Carter, Laurel Anne. The Shepherd’s Granddaughter. Groundwood Books. 2008. Toronto ON.

“…My name, Amani, means wishes/ but I have only one. /My blood is mixed with/ the soil of our land/ and I will never leave.”

Written for students in Grades 7–8 this is the story of a girl who wants to be a shepherd in Palestine where education is esteemed and girls are not expected to watch sheep in lonely pastures. But Amani prefers the pastures to classroom and the company of her dog to urbanized school girls. The story reveals the conflict within a family; religious, gender and traditional roles are all part of the story. But after gaining the family´s acceptance and her grandfather´s trust, the outside world impinges on the family and farm life. Israeli settlers and soldier come to her valley and mountain tops. The family lands shrink, the sheep must go and Amani reluctantly goes to school Her father organizes non–violent protests against the occupier to no avail. In her secret retreat high in the hills Amani meets an Israeli boy, recently from the USA; they develop a tentative friendship but little understanding of each other´s life. Eventually, the bulldozers arrive, her home is destroyed, but her mother´s piano and the gift of olive tree seedlings to replace the destroyed orchards end the book on a note of hope.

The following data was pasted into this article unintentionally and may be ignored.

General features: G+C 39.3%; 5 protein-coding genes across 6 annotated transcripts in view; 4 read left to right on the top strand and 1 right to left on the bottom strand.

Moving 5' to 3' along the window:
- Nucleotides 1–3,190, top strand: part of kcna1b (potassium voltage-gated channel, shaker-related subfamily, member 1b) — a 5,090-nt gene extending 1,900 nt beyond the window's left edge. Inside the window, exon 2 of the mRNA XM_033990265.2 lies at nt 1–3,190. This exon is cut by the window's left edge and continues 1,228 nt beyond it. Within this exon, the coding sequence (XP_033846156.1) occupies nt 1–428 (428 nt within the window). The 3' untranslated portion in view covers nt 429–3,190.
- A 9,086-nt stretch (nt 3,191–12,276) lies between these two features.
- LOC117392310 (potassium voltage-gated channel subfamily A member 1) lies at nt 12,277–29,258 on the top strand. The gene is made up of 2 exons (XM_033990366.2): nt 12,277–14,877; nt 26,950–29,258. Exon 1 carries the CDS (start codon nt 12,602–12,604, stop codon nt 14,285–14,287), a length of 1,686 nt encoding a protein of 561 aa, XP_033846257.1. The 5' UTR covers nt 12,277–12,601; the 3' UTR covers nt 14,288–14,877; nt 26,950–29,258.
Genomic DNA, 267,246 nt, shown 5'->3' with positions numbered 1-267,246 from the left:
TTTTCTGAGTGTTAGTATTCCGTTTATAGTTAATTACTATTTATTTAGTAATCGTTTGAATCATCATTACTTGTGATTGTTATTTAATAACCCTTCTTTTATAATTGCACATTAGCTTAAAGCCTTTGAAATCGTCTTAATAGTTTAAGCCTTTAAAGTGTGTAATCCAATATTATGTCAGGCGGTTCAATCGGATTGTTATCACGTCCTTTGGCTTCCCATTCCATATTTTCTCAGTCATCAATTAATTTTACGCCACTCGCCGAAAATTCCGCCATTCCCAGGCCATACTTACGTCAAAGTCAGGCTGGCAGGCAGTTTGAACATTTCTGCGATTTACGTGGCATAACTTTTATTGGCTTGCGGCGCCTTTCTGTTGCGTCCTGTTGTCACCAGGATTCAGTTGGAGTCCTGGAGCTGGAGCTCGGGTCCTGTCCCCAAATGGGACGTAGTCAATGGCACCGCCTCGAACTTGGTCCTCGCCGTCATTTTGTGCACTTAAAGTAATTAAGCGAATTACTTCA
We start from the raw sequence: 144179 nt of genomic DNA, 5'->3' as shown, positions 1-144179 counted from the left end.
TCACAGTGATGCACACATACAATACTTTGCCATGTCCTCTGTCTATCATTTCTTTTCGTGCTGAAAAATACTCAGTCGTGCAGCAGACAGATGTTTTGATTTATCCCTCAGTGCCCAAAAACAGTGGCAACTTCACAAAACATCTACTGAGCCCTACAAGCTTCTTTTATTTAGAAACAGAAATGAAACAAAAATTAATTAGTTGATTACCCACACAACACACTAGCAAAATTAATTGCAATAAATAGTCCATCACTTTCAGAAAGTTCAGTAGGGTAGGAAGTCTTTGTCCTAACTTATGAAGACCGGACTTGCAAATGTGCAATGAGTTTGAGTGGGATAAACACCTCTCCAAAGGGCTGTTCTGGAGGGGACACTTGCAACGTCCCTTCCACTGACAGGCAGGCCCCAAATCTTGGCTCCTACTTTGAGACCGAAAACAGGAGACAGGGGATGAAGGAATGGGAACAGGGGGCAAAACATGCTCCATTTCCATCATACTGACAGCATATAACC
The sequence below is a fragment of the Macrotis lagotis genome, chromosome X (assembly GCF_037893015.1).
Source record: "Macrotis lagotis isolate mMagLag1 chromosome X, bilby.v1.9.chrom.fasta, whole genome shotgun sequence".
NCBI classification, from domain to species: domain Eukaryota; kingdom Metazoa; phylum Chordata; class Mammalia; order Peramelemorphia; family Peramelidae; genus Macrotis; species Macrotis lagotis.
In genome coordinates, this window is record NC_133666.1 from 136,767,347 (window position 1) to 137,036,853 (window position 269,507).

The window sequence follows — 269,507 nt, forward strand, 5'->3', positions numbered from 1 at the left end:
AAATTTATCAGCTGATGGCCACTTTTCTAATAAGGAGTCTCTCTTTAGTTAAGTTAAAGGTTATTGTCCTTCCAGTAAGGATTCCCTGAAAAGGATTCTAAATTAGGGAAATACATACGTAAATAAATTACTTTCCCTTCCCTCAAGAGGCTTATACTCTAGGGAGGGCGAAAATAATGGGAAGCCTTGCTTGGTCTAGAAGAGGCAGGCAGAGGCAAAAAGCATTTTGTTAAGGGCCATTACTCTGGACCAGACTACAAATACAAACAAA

I would not have read this book if I had not read accusations about it and its place in the Toronto school system where a Toronto District School Board trustee, Sheila Ward, who had not read the book, called on the country´s largest school board to ban the book and to suspend its involvement with the Ontario Library Association which is promoting the book as part of its province–wide Forest of Reading program. It was nominated for the 2010 Red Maple Award, one of the Ontario Library Association´s Forest of Reading programs and was named book of the year by the Canadian Library Association. So I am grateful for the media attention or I would not have heard of the book.

To me it seemed to be mainly the story of girl with problems, doubts and conflicting emotions not unlike those of many girls in the world. That it was set in the midst of an oppressive occupation of Palestine by Israel seemed secondary, but it provides an important context. Everything that happened in this setting I have witnessed myself or heard first hand personal accounts of; house demolitions, destruction of olive trees, soldier brutality are all documented and easy to find evidence of on the internet and in documented books – they are hardly new or controversial descriptions.

The author is quoted as saying: “I do feel very sensitive to (the Jewish) audience and I wrote with that audience in mind, knowing how hard it is to hear these stories. But having seen the occupation and how very hard it is for Palestinians, and being so shocked by what I saw there, I tried to tell it in a way that maybe they could hear it.”

I think she succeeded well; the characters are human and imperfect. She portrays several Israelis (in reality there are many) as supportive to justice for Palestinians, illustrates Palestinian culture to Canadian students and shows that maybe people, not governments, can solve this imbalanced and fragile situation.

Filed under Book Reviews, Laurel Anne Carter